Much has been said against schools for an indigenous people, called the Lumads, contributing to an overall misconception of the value of such venues.
A teacher from a Lumad school in Mindanao shared a heartwarming story on Twitter of her father’s visit to the school and his encounter with her students.
Twitter user @itsmeclareee hoped this would raise awareness about the educational institutions. She also attached a photo of her father walking to their school.
“Nasorpresa na lang ako nang bigla siyang dumating dito sa Mindanao. Gaya ko, isang backpack rin lang ang dala tapos nakangiti na binati ako at niyakap,” she shared on August 31.
“Pumunta kami sa farm; nakipagkwentuhan siya sa mga estudyante. Sa totoo lang, mabilis sila nag-connect kasi yung tatay ko, pamilyar sa agri. Tukoy niya ang mga pangalan ng puno at marunong siya mag-alaga ng baboy,” she added.
YUNG TATAY KO NAG-SELF DEPLOY BISITA SA LUMAD SCHOOL. [a thread]
Nasorpresa na lang ako nang bigla siyang dumating dito sa Minda – gaya ko, isang backpack rin lang ang dala tapos nakangiti na binati ako at niyakap. pic.twitter.com/4dmZt9IawI
— clara #StandWithSalugpongan (@itsmeclareee) August 31, 2019
This visit made her understand the sentiments of parents against youth activism, the teacher expressed, given the various unverified claims against them.
“Taktika ng estado na pagwatak-watakin tayo. Hindi tayo mahina, ‘di pa lamang tayong lahat organisado,” she said.
She was fortunate that her family is slowly accepting the path she took as a teacher in Mindanao for the Lumad children.
What Filipinos need is unity, the user concluded, and the state kept them divided.
“Panahon ito upang hamigin ang pinakamalawak na masa. Lumubog tayo sa kanila—sa magsasaka, sa manggagawa, sa mga propesyonal, sa ating mga pamilya. Sharpest line ang maging mapanghamig; hindi awayin sa premise na tama ang ating ipinaglalaban,” she said.
Lumad schools had paved the way to preserving the cultural identity of IP communities for years since they adapted a culturally appropriate educational system in 2015.
Marie Lourie Victor of DepEd’s Indigenous Peoples Education Office shared to Philstar.com that Lumad students needed to learn a more familiar and responsive curriculum to preserve their own culture and history.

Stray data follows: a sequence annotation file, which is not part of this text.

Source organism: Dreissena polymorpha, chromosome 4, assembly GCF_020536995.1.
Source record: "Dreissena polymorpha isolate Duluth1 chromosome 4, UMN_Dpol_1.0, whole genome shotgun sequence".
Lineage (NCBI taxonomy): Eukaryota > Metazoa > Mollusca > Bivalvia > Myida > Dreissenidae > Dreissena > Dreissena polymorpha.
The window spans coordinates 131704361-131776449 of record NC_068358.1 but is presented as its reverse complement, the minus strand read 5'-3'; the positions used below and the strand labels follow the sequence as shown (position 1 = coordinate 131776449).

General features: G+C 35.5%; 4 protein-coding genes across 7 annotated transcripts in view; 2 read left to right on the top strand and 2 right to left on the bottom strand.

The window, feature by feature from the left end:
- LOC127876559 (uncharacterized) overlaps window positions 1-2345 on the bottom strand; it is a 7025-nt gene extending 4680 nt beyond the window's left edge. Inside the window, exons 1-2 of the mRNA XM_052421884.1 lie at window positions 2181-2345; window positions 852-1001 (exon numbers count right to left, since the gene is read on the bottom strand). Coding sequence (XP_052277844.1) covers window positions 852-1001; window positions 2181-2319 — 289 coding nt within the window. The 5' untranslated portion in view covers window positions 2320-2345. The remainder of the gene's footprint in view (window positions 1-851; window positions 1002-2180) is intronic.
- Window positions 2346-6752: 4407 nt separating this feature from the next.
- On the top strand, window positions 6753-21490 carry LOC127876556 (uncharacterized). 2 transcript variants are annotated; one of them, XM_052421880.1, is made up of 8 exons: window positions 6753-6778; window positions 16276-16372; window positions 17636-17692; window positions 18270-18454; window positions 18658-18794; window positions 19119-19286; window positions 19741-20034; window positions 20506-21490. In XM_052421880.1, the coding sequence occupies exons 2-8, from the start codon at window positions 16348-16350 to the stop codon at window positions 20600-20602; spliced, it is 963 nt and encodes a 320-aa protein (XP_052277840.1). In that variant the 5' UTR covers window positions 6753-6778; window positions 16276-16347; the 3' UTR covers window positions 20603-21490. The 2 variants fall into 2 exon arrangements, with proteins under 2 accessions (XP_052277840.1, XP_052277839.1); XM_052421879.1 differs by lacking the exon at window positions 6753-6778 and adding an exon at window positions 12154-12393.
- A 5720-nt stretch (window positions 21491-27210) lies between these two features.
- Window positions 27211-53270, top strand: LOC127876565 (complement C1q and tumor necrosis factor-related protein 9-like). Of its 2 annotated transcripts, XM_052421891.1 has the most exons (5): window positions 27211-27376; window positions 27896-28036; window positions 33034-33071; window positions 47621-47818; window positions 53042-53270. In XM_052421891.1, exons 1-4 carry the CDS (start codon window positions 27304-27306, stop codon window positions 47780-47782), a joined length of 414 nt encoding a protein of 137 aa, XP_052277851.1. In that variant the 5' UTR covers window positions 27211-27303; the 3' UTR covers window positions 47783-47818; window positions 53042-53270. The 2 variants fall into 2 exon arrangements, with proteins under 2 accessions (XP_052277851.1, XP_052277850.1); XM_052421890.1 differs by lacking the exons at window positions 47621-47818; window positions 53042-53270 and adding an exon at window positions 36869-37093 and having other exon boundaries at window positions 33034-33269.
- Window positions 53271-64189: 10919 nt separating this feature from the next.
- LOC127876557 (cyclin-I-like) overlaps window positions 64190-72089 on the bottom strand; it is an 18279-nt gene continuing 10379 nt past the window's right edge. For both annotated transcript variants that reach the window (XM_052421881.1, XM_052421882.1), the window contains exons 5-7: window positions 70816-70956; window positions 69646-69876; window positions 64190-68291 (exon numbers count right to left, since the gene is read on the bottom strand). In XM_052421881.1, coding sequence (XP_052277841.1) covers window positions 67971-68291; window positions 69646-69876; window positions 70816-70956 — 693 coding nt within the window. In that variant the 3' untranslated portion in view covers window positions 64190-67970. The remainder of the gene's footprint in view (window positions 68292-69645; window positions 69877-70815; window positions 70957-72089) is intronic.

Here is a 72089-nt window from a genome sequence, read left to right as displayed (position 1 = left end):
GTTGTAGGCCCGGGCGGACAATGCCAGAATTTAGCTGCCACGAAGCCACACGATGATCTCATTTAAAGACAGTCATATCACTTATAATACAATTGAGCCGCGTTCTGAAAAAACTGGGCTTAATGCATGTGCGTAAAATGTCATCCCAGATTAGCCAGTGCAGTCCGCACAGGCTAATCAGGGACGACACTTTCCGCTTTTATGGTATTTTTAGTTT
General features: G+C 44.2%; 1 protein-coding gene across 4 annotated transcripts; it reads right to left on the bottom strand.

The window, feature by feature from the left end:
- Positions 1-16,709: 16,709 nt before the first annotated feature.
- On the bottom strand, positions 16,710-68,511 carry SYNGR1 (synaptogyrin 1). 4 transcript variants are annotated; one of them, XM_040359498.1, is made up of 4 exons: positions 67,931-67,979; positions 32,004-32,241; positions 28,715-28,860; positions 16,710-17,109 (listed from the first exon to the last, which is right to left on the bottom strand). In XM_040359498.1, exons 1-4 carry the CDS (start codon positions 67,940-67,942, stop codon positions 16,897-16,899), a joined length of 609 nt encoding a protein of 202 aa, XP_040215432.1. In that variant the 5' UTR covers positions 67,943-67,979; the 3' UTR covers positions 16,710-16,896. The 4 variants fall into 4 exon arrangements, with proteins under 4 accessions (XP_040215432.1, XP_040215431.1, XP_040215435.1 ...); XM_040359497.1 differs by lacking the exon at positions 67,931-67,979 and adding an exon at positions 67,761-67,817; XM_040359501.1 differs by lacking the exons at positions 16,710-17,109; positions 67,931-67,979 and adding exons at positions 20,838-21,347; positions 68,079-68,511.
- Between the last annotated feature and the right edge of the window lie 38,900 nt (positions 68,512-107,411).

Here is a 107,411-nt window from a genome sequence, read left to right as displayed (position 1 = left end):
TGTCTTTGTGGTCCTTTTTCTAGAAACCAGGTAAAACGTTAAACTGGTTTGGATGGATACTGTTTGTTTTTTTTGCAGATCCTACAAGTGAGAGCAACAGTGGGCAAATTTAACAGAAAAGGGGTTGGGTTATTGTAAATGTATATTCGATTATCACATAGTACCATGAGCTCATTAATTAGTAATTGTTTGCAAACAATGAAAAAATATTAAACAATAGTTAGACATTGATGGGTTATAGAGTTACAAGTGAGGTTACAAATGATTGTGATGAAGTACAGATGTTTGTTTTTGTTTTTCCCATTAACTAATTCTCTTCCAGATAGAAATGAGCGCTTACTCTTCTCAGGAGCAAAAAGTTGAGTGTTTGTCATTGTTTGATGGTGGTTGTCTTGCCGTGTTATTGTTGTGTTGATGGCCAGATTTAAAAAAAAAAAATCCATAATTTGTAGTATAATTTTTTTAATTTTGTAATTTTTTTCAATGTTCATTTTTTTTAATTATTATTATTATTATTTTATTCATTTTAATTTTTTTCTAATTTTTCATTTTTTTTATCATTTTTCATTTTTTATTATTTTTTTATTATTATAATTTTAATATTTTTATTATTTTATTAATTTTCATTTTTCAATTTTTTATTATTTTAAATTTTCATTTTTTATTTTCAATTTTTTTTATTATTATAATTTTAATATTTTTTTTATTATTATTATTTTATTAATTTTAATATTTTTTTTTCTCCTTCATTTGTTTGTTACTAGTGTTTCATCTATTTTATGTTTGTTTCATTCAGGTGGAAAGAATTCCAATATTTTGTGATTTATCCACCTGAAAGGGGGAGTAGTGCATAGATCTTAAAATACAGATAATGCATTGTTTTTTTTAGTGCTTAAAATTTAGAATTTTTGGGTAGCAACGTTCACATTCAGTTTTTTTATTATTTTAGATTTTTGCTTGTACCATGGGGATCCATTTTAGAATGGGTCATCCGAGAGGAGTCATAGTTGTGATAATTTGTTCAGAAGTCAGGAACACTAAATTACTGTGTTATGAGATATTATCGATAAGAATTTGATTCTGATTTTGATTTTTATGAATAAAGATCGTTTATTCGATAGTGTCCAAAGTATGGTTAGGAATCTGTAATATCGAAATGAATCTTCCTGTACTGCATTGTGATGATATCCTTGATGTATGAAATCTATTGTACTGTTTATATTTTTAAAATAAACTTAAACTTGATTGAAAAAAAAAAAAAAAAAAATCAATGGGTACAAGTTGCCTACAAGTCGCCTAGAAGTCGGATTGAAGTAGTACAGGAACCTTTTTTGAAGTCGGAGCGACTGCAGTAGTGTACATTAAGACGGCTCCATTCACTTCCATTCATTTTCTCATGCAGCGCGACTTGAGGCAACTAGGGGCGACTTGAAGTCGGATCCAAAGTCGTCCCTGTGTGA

A book in 2014 titled “Indigenous People’s Education: From Alienation to Rootedness” explained that Lumad schools currently use “localized” lessons to their students so that they can be proud of their own ethnicity when they grow up.
Threats to schools
The existence of Lumad schools had been threatened since President Rodrigo Duterte accused them of being members or enablers of communist rebels in Mindanao.
SPECIAL REPORT: For Lumad schools, even holding class is a struggle
To help these indigenous groups or IPs, prestigious universities such as the University of the Philippines, Dela Salle University and the University of Santo Tomas established schools called “bakwit” schools dedicated for the children of Lumad evacuees whose families stayed in Manila for their safety.
Photos of Lumad students of the bakwit school at UP Diliman during their flag ceremony made rounds on Twitter on September 2.
— Tinig ng Plaridel (@tinigngplaridel) September 2, 2019
Secretary Leonor Briones of the Department of Education ordered the suspension of 55 Lumad schools in the Davao region known as Salugpongan Ta’ Tanu Igkanogon community learning schools or Salugpongans last July.
National Security Adviser Hermogenes Esperon recommended this move due to suspicions of them teaching “left-leaning ideologies.”
Advocates of Lumad’s rights denounced this decision being pushed through using “baseless and malicious” accusations.
“The Briones-Esperon tandem red baits Lumad schools, accusing the schools of teaching communism and forcibly shutting them down,” the Save Our Schools Network said.
Some tribal leaders, however, concurred with Esperon’s claim that the Salugpongans were security threats to the IP communities, thus warranting their closure.
Mindanao Indigenous Peoples Conference for Peace and Development chairman Datu Lipatuan Joel Unad told reporters that IPs have always been dependent on the Philippine Army through the NSA.
“Dapat ipaliwanag ng Salugpungan bakit ‘yung mga bata may sarili silang kinakantang national anthem, at kung bakit din sila tinuturuan mag-dismantle ng armas. ‘Di pa sila nagpapaliwanag until now,” Unad said.